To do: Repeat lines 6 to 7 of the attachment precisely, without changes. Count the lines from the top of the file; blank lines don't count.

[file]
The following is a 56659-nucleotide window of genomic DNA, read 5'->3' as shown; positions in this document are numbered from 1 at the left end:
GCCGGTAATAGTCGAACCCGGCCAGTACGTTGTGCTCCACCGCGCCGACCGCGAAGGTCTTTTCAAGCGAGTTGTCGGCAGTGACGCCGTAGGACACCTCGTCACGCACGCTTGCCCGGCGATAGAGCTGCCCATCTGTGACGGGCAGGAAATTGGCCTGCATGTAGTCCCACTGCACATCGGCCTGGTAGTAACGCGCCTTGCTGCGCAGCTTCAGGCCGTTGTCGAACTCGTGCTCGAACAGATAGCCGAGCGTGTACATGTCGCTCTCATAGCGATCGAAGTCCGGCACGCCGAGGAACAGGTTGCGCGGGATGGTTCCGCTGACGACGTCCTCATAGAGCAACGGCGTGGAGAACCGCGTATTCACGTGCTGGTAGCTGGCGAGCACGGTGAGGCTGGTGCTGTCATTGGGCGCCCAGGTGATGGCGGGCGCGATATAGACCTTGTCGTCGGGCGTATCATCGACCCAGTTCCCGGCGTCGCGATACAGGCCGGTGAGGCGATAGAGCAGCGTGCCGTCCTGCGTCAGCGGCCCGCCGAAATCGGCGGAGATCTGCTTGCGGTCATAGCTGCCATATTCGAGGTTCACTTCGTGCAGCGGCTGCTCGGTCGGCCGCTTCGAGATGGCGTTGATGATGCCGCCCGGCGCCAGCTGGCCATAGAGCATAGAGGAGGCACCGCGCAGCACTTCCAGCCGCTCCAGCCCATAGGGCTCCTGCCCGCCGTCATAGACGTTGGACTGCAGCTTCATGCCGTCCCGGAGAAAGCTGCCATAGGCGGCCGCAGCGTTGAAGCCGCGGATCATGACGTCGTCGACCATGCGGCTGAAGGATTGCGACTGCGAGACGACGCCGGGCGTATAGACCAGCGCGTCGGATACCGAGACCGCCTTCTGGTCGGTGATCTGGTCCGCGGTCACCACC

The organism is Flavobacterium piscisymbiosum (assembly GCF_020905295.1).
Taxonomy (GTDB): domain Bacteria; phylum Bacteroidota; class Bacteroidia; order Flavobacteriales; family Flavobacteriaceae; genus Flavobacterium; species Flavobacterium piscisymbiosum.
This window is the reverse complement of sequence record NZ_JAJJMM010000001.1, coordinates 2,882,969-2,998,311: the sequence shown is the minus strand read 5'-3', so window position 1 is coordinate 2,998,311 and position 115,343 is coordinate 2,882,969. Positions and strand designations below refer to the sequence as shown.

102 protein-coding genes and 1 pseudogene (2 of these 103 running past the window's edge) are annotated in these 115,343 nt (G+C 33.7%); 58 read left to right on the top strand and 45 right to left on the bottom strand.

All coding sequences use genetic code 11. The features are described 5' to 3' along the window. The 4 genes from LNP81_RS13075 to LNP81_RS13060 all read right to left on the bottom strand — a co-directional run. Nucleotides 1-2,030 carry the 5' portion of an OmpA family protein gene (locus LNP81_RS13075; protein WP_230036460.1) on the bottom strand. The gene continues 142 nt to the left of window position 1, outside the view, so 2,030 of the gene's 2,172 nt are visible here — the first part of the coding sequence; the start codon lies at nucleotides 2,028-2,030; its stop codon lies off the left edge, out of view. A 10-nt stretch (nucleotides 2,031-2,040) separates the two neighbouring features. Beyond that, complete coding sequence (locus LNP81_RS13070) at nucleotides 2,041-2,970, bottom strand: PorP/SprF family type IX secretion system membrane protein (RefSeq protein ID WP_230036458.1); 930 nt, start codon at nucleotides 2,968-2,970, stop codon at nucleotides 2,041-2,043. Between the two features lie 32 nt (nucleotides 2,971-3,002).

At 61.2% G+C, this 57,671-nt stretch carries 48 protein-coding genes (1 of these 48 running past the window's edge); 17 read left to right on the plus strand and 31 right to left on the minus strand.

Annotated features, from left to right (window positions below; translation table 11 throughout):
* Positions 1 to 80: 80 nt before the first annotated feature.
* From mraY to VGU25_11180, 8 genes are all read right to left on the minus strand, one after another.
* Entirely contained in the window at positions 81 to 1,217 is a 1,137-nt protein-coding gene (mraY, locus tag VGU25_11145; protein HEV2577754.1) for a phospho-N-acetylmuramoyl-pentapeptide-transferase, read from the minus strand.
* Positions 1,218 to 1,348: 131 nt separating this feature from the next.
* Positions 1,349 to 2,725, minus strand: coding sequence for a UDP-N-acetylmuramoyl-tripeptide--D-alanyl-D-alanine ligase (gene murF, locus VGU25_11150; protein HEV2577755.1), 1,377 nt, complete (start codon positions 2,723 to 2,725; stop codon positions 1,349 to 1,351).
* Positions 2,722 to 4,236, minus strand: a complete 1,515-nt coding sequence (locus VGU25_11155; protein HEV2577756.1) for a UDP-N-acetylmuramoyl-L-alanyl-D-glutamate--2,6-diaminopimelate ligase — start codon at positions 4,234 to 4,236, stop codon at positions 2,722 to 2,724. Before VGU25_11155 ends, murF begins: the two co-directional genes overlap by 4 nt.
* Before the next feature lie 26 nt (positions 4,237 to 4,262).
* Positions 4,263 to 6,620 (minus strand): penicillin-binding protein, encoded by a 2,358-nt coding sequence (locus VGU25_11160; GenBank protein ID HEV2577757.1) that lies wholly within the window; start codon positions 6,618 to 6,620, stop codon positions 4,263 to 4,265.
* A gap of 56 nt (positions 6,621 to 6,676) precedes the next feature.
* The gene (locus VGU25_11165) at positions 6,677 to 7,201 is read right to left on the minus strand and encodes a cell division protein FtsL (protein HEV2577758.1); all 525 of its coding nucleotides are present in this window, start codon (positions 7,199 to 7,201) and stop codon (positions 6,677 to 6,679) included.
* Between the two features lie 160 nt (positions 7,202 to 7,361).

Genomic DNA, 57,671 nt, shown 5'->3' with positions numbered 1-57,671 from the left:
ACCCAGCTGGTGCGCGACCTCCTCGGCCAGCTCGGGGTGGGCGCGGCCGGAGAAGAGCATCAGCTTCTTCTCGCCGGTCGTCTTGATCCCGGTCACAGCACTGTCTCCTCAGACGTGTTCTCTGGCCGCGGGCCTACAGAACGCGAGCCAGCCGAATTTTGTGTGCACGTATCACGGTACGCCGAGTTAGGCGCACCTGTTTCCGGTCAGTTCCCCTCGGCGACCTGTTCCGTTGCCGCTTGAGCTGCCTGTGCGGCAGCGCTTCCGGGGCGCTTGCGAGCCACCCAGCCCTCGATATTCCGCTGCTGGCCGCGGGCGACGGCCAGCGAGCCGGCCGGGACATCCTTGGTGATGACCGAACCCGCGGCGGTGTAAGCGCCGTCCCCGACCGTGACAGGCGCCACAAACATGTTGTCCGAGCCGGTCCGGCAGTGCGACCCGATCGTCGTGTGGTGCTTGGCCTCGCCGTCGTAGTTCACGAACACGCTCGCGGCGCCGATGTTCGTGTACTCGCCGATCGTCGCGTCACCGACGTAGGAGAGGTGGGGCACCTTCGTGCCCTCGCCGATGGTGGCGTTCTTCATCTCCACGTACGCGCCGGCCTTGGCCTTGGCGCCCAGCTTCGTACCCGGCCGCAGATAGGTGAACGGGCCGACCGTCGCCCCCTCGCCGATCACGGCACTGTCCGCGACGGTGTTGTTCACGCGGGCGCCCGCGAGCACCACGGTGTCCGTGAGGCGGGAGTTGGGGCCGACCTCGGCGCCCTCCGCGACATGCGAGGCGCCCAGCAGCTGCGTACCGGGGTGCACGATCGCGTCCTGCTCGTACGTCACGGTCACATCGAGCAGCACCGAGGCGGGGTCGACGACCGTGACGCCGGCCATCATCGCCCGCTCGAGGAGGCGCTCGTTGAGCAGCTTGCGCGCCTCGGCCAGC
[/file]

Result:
102 protein-coding genes and 1 pseudogene (2 of these 103 running past the window's edge) are annotated in these 115,343 nt (G+C 33.7%); 58 read left to right on the top strand and 45 right to left on the bottom strand.

All coding sequences use genetic code 11. The features are described 5' to 3' along the window. The 4 genes from LNP81_RS13075 to LNP81_RS13060 all read right to left on the bottom strand — a co-directional run. Nucleotides 1-2,030 carry the 5' portion of an OmpA family protein gene (locus LNP81_RS13075; protein WP_230036460.1) on the bottom strand. The gene continues 142 nt to the left of window position 1, outside the view, so 2,030 of the gene's 2,172 nt are visible here — the first part of the coding sequence; the start codon lies at nucleotides 2,028-2,030; its stop codon lies off the left edge, out of view. A 10-nt stretch (nucleotides 2,031-2,040) separates the two neighbouring features. Beyond that, complete coding sequence (locus LNP81_RS13070) at nucleotides 2,041-2,970, bottom strand: PorP/SprF family type IX secretion system membrane protein (RefSeq protein ID WP_230036458.1); 930 nt, start codon at nucleotides 2,968-2,970, stop codon at nucleotides 2,041-2,043. Between the two features lie 32 nt (nucleotides 2,971-3,002).